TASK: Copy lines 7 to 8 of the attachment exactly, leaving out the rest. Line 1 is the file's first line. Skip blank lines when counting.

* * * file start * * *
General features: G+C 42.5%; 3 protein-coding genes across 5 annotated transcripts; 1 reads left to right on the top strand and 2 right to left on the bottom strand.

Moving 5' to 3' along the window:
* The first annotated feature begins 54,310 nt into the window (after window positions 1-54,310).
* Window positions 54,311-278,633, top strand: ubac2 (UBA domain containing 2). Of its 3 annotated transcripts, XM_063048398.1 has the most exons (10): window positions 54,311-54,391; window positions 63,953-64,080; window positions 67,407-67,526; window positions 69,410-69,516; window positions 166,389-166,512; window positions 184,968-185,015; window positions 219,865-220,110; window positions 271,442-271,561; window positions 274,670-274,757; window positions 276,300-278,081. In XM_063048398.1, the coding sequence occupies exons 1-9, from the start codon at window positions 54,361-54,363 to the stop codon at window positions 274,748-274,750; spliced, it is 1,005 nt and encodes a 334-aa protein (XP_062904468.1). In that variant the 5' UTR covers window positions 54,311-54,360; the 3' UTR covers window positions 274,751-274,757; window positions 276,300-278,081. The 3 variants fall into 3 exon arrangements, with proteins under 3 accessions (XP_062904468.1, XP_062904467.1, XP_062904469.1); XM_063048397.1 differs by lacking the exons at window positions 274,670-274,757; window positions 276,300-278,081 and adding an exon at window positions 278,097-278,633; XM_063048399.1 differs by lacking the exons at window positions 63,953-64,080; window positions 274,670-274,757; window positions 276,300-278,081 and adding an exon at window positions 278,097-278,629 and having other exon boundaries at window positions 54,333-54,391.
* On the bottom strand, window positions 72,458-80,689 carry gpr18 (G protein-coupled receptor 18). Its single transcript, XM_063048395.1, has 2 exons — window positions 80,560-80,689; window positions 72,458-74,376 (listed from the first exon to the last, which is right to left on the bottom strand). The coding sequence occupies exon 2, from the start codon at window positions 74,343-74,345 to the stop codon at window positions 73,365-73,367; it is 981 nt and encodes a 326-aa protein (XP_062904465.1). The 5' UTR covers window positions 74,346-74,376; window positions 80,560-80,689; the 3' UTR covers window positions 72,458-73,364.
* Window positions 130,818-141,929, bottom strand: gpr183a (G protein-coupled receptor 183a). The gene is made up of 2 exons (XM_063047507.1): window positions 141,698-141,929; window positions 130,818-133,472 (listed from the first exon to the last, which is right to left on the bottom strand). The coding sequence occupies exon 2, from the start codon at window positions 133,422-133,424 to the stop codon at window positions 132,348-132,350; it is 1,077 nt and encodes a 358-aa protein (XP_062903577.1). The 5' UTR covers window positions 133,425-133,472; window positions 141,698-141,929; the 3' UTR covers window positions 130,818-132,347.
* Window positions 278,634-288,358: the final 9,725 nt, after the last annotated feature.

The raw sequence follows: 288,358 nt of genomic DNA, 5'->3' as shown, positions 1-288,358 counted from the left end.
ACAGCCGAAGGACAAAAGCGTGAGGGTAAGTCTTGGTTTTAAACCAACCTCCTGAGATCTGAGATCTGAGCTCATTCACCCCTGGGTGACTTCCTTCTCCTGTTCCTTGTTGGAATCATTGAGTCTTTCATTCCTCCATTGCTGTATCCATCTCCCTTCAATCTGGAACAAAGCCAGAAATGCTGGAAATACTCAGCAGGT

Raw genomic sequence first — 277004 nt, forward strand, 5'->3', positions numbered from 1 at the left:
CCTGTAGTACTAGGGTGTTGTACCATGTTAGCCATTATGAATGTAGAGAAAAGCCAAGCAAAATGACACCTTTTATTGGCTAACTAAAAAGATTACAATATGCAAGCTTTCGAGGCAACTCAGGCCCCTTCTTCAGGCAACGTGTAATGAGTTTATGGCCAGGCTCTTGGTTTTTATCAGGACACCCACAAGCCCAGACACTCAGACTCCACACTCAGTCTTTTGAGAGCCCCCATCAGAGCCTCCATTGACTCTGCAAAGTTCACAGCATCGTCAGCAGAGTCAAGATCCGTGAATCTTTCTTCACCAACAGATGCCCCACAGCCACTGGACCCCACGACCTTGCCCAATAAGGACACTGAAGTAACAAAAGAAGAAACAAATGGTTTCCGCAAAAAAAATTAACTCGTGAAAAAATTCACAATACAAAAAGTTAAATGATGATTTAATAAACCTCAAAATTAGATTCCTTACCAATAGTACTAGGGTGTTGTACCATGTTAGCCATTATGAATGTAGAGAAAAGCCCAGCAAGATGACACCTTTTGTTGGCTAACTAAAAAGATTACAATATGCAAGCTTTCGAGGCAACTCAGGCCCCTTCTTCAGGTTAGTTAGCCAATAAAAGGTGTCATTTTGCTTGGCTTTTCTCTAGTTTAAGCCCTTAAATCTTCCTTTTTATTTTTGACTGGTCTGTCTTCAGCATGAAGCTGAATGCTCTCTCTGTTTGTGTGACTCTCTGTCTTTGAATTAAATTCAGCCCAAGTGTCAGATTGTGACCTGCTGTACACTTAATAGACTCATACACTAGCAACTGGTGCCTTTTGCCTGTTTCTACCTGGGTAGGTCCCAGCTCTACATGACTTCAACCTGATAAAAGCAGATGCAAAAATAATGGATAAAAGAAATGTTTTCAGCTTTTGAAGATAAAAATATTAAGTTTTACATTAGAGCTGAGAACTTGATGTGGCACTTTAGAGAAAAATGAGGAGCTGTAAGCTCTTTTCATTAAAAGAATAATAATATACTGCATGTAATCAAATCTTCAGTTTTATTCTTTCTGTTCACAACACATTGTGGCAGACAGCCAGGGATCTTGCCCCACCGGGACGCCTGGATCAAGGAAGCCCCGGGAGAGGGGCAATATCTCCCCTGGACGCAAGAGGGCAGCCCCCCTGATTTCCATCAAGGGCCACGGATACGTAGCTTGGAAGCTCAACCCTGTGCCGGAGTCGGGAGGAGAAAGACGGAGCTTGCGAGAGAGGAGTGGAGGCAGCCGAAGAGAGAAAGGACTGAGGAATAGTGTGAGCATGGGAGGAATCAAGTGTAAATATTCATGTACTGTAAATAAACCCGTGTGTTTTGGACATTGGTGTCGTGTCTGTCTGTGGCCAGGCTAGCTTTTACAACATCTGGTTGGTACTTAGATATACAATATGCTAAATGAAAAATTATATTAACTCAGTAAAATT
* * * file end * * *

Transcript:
* Window positions 278,634-288,358: the final 9,725 nt, after the last annotated feature.

The raw sequence follows: 288,358 nt of genomic DNA, 5'->3' as shown, positions 1-288,358 counted from the left end.